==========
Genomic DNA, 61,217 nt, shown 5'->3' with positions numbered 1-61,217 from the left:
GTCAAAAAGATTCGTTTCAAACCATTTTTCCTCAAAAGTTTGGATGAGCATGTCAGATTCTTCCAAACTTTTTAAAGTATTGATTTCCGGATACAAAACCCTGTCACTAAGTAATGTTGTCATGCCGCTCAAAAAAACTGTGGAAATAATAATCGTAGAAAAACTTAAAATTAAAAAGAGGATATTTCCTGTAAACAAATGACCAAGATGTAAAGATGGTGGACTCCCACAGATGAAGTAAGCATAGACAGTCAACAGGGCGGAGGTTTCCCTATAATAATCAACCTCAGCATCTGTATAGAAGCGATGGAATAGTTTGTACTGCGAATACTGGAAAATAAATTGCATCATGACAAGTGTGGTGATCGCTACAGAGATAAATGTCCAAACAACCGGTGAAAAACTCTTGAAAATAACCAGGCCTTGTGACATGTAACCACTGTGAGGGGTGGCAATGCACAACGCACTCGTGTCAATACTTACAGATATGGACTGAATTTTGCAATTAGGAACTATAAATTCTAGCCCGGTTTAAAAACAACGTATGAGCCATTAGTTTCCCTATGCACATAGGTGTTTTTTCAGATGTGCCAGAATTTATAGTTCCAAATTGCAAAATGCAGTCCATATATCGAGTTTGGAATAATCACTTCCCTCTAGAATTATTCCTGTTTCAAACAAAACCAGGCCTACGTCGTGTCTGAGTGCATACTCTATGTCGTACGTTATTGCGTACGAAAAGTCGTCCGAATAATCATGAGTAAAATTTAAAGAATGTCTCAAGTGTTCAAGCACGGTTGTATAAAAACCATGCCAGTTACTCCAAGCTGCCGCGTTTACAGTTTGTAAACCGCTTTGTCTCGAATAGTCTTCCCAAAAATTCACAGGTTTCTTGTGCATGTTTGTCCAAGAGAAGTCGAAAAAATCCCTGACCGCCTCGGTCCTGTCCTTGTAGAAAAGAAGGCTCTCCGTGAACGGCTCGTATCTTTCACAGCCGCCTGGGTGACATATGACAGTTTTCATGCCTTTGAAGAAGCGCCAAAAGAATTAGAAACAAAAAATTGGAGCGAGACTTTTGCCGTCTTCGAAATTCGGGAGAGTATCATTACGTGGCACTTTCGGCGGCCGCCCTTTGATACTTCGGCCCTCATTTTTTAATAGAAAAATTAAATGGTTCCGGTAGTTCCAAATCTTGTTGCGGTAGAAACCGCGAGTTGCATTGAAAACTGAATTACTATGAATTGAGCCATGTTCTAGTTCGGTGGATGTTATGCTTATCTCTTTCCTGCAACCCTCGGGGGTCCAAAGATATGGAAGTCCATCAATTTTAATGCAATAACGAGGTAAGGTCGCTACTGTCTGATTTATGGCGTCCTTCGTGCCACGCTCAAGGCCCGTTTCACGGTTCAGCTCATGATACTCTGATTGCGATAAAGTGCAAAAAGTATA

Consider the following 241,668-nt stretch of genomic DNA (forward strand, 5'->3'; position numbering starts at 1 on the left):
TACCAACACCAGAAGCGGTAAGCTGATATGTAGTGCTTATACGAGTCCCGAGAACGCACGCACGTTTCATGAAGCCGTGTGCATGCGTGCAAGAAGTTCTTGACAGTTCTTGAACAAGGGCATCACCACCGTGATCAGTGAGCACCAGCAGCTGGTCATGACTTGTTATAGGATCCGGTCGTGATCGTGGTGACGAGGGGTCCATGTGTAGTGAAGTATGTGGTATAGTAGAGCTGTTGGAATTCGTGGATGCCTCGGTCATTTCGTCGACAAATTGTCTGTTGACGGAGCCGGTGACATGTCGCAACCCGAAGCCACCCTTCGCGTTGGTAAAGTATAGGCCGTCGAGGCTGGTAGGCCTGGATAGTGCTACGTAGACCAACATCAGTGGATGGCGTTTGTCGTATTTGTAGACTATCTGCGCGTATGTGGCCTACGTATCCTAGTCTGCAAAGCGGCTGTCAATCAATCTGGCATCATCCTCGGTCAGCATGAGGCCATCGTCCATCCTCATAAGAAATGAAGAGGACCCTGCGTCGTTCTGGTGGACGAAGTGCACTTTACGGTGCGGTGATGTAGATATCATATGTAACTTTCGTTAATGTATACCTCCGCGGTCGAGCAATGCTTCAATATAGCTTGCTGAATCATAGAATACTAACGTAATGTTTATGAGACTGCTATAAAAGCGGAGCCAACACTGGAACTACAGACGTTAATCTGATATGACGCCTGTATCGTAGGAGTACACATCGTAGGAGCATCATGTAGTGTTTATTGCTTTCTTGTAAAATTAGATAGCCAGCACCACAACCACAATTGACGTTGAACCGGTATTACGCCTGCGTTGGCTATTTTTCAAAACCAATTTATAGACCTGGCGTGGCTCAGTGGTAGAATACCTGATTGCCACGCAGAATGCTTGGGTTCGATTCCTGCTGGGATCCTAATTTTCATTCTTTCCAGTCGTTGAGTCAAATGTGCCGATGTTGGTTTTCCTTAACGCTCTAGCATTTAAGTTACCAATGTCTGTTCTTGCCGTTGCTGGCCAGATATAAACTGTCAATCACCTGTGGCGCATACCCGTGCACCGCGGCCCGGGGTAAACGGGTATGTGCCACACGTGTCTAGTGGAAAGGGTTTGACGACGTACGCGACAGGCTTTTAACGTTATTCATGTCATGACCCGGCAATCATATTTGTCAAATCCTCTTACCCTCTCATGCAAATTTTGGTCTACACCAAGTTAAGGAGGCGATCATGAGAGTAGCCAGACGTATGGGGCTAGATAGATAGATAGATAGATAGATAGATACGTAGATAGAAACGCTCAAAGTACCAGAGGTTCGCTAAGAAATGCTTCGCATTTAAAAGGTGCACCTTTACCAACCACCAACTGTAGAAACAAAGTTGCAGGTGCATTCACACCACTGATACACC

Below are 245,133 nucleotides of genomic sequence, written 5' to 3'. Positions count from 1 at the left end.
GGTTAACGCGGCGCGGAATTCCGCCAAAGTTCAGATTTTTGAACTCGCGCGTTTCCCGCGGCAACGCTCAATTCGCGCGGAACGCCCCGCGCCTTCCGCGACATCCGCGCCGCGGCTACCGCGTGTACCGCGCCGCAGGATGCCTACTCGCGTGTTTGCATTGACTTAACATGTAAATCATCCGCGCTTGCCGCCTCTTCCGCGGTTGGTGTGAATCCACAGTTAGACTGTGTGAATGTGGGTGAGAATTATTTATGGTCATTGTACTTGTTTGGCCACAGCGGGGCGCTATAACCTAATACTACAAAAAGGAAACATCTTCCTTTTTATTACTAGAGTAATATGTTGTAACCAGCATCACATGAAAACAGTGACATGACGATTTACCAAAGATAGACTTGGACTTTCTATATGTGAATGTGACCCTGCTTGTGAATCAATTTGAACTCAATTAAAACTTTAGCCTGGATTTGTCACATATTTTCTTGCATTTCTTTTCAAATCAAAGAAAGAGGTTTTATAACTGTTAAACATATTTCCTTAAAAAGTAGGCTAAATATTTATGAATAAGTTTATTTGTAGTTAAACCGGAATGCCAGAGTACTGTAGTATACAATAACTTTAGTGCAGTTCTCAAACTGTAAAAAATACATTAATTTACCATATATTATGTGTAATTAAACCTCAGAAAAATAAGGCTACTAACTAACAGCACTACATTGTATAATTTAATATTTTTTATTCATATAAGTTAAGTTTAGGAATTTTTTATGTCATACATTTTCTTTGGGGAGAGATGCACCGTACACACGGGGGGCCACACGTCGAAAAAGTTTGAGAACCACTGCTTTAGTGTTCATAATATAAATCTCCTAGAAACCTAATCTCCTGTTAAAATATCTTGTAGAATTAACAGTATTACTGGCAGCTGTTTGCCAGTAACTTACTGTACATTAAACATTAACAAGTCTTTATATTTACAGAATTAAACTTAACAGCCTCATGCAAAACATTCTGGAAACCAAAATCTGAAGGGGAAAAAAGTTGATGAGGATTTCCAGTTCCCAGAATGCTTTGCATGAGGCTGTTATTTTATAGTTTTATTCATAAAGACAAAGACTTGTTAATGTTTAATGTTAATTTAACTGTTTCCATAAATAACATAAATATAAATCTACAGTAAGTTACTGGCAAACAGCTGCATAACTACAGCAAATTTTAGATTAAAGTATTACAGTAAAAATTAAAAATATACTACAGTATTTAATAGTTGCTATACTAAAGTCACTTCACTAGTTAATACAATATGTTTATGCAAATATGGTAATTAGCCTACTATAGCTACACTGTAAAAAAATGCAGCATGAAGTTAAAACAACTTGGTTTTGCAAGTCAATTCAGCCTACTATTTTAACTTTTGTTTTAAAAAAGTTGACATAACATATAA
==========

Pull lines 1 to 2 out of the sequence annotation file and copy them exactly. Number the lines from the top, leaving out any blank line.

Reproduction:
Genomic DNA, 61,217 nt, shown 5'->3' with positions numbered 1-61,217 from the left:
GTCAAAAAGATTCGTTTCAAACCATTTTTCCTCAAAAGTTTGGATGAGCATGTCAGATTCTTCCAAACTTTTTAAAGTATTGATTTCCGGATACAAAACCCTGTCACTAAGTAATGTTGTCATGCCGCTCAAAAAAACTGTGGAAATAATAATCGTAGAAAAACTTAAAATTAAAAAGAGGATATTTCCTGTAAACAAATGACCAAGATGTAAAGATGGTGGACTCCCACAGATGAAGTAAGCATAGACAGTCAACAGGGCGGAGGTTTCCCTATAATAATCAACCTCAGCATCTGTATAGAAGCGATGGAATAGTTTGTACTGCGAATACTGGAAAATAAATTGCATCATGACAAGTGTGGTGATCGCTACAGAGATAAATGTCCAAACAACCGGTGAAAAACTCTTGAAAATAACCAGGCCTTGTGACATGTAACCACTGTGAGGGGTGGCAATGCACAACGCACTCGTGTCAATACTTACAGATATGGACTGAATTTTGCAATTAGGAACTATAAATTCTAGCCCGGTTTAAAAACAACGTATGAGCCATTAGTTTCCCTATGCACATAGGTGTTTTTTCAGATGTGCCAGAATTTATAGTTCCAAATTGCAAAATGCAGTCCATATATCGAGTTTGGAATAATCACTTCCCTCTAGAATTATTCCTGTTTCAAACAAAACCAGGCCTACGTCGTGTCTGAGTGCATACTCTATGTCGTACGTTATTGCGTACGAAAAGTCGTCCGAATAATCATGAGTAAAATTTAAAGAATGTCTCAAGTGTTCAAGCACGGTTGTATAAAAACCATGCCAGTTACTCCAAGCTGCCGCGTTTACAGTTTGTAAACCGCTTTGTCTCGAATAGTCTTCCCAAAAATTCACAGGTTTCTTGTGCATGTTTGTCCAAGAGAAGTCGAAAAAATCCCTGACCGCCTCGGTCCTGTCCTTGTAGAAAAGAAGGCTCTCCGTGAACGGCTCGTATCTTTCACAGCCGCCTGGGTGACATATGACAGTTTTCATGCCTTTGAAGAAGCGCCAAAAGAATTAGAAACAAAAAATTGGAGCGAGACTTTTGCCGTCTTCGAAATTCGGGAGAGTATCATTACGTGGCACTTTCGGCGGCCGCCCTTTGATACTTCGGCCCTCATTTTTTAATAGAAAAATTAAATGGTTCCGGTAGTTCCAAATCTTGTTGCGGTAGAAACCGCGAGTTGCATTGAAAACTGAATTACTATGAATTGAGCCATGTTCTAGTTCGGTGGATGTTATGCTTATCTCTTTCCTGCAACCCTCGGGGGTCCAAAGATATGGAAGTCCATCAATTTTAATGCAATAACGAGGTAAGGTCGCTACTGTCTGATTTATGGCGTCCTTCGTGCCACGCTCAAGGCCCGTTTCACGGTTCAGCTCATGATACTCTGATTGCGATAAAGTGCAAAAAGTATA